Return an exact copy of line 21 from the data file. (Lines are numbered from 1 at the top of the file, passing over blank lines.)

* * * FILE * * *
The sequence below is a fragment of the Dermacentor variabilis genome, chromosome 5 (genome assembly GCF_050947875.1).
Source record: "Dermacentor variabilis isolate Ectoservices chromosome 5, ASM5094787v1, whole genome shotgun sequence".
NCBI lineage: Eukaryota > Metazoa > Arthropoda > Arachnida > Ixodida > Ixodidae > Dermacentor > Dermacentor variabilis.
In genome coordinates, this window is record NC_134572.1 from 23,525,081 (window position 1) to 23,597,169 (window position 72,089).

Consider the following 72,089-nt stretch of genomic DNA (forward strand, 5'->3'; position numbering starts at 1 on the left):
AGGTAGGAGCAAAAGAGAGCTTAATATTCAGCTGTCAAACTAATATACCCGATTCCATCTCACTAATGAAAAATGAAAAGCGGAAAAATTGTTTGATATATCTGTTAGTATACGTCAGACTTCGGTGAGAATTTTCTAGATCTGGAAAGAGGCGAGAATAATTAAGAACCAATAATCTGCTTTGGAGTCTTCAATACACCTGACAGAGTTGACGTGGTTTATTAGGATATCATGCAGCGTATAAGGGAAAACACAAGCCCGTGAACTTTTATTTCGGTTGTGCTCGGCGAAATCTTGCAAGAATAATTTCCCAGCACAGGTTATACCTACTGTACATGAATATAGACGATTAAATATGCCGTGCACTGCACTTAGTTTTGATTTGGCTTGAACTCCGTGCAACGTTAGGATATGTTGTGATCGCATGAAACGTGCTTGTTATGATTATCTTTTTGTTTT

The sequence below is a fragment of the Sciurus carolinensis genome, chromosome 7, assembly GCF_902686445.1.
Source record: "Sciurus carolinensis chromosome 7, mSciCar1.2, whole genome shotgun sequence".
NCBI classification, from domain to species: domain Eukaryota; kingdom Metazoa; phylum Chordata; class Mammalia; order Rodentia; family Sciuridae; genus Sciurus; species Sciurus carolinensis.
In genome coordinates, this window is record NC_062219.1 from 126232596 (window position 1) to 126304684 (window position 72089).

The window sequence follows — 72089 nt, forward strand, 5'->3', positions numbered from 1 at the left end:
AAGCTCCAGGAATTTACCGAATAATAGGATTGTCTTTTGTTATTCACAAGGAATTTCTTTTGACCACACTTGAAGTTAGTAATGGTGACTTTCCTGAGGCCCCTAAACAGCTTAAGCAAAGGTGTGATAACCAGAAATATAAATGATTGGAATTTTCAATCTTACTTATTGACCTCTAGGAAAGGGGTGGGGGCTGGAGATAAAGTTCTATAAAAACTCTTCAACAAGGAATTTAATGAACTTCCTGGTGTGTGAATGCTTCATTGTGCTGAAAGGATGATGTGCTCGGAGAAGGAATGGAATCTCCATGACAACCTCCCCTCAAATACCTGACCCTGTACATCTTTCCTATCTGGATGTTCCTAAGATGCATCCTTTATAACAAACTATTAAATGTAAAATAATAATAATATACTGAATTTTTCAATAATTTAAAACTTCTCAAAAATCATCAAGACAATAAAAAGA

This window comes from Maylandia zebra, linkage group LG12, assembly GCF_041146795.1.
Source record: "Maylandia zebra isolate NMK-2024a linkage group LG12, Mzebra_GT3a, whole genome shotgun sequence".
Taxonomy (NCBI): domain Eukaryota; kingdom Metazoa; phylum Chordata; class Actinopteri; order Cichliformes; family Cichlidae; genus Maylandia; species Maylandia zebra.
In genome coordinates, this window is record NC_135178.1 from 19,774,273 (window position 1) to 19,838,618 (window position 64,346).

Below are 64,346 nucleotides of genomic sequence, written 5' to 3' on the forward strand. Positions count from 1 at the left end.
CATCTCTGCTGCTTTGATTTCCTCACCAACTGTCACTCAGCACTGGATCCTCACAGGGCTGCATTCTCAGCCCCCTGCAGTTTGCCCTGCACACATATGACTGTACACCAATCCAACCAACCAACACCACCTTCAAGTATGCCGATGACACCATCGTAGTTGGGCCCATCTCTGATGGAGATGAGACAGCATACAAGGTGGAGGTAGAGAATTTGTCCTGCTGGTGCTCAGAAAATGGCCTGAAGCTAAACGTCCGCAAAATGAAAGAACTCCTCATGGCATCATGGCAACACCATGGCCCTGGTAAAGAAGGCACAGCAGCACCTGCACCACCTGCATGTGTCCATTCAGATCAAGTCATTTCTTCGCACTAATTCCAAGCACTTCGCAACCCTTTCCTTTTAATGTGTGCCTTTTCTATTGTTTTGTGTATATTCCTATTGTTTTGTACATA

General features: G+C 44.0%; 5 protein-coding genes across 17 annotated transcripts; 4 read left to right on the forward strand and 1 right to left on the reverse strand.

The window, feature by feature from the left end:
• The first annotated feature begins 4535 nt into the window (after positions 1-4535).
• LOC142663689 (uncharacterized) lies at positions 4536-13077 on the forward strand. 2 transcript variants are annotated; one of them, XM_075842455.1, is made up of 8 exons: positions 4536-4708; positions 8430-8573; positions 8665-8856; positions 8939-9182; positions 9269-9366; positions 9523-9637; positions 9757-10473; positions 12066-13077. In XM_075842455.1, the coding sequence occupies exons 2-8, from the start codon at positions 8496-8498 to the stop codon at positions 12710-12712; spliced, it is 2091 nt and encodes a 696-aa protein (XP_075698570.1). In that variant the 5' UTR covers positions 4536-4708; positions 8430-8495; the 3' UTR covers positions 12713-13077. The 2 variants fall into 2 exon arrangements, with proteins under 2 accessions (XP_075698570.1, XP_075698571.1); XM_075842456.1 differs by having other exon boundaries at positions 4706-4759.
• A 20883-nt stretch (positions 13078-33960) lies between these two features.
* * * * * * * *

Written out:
• The first annotated feature begins 4535 nt into the window (after positions 1-4535).